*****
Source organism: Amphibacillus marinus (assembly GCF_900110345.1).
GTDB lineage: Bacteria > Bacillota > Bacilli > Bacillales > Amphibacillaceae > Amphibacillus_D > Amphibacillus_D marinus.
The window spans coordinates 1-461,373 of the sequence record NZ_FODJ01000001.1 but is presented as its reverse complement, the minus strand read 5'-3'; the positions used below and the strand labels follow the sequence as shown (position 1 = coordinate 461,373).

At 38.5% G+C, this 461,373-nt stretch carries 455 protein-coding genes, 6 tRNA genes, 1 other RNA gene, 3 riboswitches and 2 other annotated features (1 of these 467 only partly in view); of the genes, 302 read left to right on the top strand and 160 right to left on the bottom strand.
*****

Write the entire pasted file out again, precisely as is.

Source organism: Amphibacillus marinus (assembly GCF_900110345.1).
GTDB lineage: Bacteria > Bacillota > Bacilli > Bacillales > Amphibacillaceae > Amphibacillus_D > Amphibacillus_D marinus.
The window spans coordinates 1-461,373 of the sequence record NZ_FODJ01000001.1 but is presented as its reverse complement, the minus strand read 5'-3'; the positions used below and the strand labels follow the sequence as shown (position 1 = coordinate 461,373).

At 38.5% G+C, this 461,373-nt stretch carries 455 protein-coding genes, 6 tRNA genes, 1 other RNA gene, 3 riboswitches and 2 other annotated features (1 of these 467 only partly in view); of the genes, 302 read left to right on the top strand and 160 right to left on the bottom strand.